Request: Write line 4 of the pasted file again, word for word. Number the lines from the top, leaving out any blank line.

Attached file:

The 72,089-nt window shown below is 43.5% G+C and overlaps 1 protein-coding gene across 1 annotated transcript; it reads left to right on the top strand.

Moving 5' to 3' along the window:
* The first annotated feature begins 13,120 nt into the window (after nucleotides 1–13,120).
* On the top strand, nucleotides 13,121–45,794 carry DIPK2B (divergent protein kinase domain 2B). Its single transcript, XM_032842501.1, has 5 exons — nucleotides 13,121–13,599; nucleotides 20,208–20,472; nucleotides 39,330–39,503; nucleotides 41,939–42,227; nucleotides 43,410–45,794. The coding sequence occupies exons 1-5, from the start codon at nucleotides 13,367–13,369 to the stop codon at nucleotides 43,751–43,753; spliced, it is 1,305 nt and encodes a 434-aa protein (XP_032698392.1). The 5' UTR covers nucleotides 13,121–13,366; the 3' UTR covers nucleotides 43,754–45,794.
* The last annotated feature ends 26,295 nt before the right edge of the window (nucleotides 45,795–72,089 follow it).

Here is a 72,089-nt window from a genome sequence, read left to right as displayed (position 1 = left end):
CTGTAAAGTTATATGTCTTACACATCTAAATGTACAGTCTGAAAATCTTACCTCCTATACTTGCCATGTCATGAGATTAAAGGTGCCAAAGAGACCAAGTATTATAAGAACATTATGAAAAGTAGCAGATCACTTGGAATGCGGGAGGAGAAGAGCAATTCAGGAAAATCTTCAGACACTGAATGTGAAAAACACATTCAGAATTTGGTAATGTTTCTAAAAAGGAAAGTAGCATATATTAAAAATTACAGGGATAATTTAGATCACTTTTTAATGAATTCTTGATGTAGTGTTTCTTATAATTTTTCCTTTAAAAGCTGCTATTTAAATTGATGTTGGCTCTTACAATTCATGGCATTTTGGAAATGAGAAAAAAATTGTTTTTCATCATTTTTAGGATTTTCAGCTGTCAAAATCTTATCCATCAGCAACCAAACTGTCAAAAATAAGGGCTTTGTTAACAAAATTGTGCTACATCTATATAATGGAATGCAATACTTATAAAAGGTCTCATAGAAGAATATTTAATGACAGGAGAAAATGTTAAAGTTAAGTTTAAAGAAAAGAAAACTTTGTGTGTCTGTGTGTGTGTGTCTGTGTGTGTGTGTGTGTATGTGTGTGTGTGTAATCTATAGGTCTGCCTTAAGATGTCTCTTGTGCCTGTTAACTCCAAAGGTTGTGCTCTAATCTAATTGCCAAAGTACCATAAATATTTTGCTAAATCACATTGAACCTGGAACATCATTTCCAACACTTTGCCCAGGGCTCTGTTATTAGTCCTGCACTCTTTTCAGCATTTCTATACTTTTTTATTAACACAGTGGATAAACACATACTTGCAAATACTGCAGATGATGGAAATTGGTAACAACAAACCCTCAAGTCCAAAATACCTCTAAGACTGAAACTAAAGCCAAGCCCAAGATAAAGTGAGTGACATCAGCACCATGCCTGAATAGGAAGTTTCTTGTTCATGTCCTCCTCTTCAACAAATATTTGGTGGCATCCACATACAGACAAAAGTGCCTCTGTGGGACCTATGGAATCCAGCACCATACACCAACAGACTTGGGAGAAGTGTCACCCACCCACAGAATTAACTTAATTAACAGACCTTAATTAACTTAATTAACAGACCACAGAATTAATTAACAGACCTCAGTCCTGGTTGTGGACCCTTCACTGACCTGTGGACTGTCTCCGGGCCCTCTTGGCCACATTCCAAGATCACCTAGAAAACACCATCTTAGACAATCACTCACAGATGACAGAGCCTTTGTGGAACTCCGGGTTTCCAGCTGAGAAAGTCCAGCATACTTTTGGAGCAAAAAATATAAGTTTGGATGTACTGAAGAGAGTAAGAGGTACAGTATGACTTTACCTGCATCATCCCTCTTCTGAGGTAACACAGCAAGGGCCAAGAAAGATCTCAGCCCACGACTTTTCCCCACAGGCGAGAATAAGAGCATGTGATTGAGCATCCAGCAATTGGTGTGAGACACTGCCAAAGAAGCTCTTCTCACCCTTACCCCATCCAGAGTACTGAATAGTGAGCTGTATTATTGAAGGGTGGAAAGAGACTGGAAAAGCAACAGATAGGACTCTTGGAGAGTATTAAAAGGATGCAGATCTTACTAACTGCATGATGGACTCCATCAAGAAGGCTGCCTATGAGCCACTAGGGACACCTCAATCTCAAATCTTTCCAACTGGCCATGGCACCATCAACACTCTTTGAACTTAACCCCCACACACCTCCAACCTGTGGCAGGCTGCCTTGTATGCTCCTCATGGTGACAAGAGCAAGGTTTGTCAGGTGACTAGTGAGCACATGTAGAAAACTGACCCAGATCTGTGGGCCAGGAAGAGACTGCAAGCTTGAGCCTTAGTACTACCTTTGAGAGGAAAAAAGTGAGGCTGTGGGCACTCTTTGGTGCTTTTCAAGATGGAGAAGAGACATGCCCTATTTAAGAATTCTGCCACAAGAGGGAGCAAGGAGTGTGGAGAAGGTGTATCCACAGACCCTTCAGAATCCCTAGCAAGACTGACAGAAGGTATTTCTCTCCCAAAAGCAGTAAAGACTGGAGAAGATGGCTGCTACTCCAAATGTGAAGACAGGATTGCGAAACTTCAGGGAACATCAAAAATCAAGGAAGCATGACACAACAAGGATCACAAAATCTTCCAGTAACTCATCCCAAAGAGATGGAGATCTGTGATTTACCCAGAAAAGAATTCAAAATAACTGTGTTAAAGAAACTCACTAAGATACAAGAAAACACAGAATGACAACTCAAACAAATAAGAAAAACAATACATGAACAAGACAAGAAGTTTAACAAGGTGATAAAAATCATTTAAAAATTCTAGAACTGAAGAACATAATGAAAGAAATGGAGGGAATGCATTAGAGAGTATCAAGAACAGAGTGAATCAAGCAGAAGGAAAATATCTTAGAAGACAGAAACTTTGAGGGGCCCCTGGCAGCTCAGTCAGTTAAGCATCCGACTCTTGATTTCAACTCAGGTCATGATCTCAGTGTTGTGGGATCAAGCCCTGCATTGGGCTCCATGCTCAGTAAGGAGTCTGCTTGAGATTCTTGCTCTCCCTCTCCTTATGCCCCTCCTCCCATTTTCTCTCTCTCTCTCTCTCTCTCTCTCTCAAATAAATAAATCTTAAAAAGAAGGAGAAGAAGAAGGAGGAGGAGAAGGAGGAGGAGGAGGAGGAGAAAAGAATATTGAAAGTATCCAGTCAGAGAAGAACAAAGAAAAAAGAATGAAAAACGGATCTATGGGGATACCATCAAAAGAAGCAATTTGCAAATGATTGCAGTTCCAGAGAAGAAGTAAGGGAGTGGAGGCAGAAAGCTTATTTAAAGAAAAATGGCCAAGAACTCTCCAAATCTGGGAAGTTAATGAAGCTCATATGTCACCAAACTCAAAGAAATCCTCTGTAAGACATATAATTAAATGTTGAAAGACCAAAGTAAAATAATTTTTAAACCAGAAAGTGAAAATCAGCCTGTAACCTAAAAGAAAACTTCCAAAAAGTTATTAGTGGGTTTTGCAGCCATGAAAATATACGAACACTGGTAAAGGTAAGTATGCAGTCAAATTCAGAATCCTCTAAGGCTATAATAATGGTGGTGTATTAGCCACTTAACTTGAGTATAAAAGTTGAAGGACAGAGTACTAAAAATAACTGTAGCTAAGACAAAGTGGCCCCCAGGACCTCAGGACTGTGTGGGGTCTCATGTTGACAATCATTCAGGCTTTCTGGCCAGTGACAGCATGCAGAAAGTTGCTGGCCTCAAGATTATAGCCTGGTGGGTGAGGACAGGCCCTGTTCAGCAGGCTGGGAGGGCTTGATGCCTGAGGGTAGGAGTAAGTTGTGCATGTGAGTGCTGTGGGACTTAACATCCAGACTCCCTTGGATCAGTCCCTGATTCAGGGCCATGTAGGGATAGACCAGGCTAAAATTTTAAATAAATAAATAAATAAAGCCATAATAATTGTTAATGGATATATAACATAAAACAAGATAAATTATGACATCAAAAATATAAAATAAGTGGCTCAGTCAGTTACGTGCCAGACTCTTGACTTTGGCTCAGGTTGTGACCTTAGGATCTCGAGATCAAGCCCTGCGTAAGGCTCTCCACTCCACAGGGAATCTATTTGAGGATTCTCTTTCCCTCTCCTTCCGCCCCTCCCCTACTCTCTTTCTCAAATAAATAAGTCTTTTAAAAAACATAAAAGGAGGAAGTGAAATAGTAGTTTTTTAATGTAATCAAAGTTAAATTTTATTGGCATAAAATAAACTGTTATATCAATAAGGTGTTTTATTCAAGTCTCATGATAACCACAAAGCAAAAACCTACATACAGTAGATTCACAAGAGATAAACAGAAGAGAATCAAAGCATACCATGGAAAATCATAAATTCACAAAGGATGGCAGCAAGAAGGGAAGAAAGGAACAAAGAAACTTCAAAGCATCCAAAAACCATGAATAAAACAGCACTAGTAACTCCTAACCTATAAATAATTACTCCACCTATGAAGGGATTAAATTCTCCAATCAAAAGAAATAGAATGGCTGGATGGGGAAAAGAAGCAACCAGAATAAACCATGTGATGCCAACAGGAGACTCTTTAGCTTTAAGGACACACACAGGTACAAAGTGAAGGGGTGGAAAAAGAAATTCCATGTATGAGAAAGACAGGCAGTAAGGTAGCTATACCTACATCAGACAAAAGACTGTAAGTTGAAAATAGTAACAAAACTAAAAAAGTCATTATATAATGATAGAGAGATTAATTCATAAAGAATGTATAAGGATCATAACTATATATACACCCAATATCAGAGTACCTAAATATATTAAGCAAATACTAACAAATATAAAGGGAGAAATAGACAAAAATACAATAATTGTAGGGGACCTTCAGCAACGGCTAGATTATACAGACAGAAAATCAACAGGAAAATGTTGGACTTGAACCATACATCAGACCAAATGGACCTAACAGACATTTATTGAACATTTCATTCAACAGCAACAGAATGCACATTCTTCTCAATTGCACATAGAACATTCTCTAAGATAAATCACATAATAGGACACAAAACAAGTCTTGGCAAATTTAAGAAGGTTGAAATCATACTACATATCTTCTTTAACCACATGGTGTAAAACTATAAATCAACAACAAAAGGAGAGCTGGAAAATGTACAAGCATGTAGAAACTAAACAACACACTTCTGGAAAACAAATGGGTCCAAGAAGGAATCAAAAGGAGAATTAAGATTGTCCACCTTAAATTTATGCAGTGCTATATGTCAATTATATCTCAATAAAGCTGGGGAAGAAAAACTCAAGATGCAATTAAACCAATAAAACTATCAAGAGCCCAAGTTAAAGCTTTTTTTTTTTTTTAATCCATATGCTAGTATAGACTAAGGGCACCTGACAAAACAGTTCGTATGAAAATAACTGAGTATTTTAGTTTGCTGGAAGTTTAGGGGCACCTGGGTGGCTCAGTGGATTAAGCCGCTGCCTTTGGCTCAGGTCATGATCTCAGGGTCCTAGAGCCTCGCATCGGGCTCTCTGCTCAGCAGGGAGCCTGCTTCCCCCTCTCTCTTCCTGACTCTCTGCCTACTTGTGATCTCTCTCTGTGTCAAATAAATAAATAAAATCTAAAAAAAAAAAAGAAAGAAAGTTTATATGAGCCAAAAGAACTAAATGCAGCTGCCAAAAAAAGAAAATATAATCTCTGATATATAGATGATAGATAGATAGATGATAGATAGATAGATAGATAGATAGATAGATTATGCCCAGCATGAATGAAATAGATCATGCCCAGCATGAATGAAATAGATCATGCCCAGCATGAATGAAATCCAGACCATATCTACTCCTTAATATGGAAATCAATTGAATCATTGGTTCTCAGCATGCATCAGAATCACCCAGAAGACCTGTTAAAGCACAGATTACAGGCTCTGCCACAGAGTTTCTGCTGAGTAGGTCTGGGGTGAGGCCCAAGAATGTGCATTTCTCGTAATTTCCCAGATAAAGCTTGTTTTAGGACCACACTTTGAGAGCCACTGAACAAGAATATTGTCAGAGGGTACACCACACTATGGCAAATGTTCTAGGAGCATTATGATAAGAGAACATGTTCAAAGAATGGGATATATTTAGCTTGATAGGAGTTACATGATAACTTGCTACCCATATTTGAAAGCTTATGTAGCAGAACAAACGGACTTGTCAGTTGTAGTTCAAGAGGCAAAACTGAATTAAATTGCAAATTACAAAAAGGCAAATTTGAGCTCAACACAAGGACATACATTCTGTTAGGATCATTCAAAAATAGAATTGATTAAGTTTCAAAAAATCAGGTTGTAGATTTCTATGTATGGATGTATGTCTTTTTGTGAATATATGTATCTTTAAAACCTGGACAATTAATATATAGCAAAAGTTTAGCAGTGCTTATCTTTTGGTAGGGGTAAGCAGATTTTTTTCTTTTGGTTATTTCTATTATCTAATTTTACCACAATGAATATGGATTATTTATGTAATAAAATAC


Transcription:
* On the top strand, nucleotides 13,121–45,794 carry DIPK2B (divergent protein kinase domain 2B). Its single transcript, XM_032842501.1, has 5 exons — nucleotides 13,121–13,599; nucleotides 20,208–20,472; nucleotides 39,330–39,503; nucleotides 41,939–42,227; nucleotides 43,410–45,794. The coding sequence occupies exons 1-5, from the start codon at nucleotides 13,367–13,369 to the stop codon at nucleotides 43,751–43,753; spliced, it is 1,305 nt and encodes a 434-aa protein (XP_032698392.1). The 5' UTR covers nucleotides 13,121–13,366; the 3' UTR covers nucleotides 43,754–45,794.